But of all the hospital beds he claimed were lying empty, only 221 of them are ICU-capable

“The filling up of all ICU beds at a very early stage of the epidemic curve would mean the fatality risk would probably increase,” University of Otago modelling released publicly on 31 March said. A 23 March report to the Ministry of Health predicted ICU capacity would be overwhelmed less than a month after lifting the social distancing restrictions if the lockdown and subsequent actions failed to eradicate the virus.  

It used a reproduction rate of 2.5, which is what modellers have commonly used after observing a similar rate in China. Assuming a 50 percent reduction in physical contact for nine months, the modellers found more than 8500 people would die in the following three months. They estimated more than 22,000 people would need hospitalisation and 5540 would need intensive care.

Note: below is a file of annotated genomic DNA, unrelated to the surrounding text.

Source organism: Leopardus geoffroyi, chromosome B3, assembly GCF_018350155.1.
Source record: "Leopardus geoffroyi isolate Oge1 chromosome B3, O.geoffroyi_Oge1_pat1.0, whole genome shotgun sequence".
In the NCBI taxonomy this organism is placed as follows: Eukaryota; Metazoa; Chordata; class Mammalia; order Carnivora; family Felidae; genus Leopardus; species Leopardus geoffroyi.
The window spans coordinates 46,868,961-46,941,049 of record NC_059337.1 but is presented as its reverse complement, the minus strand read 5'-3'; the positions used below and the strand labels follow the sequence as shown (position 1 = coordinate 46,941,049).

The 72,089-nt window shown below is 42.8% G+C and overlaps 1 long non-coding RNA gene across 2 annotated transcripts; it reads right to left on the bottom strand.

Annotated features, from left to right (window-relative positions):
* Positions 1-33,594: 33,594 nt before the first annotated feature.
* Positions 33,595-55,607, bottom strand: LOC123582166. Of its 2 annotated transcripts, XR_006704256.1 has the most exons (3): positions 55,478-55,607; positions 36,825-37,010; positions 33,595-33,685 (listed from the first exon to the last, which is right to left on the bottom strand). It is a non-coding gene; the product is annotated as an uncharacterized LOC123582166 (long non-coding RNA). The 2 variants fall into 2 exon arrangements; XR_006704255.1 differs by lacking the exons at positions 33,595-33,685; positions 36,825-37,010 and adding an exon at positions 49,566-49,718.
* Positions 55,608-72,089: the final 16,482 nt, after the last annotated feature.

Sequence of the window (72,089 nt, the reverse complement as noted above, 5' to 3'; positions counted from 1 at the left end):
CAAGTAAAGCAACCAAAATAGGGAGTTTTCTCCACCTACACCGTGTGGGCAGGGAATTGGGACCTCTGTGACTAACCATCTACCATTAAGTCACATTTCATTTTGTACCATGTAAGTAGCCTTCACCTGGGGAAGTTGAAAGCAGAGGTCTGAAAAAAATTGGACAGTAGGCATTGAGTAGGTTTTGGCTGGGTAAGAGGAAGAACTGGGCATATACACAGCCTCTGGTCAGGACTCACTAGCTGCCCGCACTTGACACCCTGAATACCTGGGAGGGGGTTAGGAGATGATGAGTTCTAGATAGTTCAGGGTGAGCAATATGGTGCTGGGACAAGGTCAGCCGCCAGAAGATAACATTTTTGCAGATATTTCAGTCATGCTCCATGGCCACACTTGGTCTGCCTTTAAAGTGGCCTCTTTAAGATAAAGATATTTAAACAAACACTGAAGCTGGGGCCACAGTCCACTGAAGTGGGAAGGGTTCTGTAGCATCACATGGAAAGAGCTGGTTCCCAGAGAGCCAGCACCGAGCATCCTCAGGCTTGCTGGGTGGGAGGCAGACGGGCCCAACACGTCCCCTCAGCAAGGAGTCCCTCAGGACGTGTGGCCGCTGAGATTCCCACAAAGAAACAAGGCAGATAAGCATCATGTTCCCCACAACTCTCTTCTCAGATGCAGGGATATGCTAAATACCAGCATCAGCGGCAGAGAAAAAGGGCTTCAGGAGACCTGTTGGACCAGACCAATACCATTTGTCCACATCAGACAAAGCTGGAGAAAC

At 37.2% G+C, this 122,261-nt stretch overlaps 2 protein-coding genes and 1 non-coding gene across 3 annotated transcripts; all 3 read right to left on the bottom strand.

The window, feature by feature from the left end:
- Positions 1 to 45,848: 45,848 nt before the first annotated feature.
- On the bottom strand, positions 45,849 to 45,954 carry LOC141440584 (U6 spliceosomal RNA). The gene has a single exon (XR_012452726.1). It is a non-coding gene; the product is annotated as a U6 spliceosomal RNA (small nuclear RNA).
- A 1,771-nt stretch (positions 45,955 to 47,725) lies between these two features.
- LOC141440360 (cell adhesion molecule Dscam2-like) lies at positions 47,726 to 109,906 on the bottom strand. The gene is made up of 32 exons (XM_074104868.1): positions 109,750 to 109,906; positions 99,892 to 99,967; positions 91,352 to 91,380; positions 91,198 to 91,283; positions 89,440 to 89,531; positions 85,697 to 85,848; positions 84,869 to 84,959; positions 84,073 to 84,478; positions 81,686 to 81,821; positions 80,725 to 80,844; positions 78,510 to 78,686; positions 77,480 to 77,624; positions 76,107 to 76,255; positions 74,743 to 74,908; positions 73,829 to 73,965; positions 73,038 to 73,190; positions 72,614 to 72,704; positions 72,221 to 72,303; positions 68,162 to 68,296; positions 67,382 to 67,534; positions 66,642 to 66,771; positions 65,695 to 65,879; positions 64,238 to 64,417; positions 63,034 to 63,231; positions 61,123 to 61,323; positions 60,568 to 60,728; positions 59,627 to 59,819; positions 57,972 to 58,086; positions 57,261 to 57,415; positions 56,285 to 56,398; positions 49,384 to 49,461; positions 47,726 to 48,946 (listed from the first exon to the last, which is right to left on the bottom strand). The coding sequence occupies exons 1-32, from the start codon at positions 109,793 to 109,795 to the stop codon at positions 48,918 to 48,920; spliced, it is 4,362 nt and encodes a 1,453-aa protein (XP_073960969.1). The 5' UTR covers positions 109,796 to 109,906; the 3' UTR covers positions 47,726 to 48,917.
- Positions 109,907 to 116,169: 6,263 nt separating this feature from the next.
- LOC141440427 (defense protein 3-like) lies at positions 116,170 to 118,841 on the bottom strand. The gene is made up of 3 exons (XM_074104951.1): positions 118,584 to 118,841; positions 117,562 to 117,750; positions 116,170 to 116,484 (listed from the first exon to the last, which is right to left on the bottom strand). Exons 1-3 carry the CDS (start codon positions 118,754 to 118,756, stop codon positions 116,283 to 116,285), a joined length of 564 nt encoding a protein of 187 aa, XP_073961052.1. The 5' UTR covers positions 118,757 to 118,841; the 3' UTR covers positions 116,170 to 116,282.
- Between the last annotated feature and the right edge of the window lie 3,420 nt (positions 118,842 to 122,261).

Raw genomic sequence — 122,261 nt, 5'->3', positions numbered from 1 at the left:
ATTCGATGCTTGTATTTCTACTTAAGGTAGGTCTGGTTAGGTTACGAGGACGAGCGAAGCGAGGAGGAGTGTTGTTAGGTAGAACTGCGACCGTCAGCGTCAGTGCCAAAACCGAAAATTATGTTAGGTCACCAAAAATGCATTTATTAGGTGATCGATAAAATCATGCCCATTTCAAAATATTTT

Few of the pundits claiming the costs of saving lives are too great have considered what life  - and healthcare - would be like after an early end to a lockdown. 

On Scoop.co.nz, Gordon Campbell pointed out it could create a two speed society. 

“It would assume that making room for those freely socialising young people who suddenly require ICU care, would be at the expense of pulling the plug on older patients receiving such care, and who may have done their best to avoid infection," he said. 

"Compared to that situation, the morality involved in the lockdown looks refreshingly simple: it protects the vulnerable, and it saves lives,” he wrote.

Is it a trade-off between 'your money or your life'? 

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Photo: RNZ/Philippa Tolley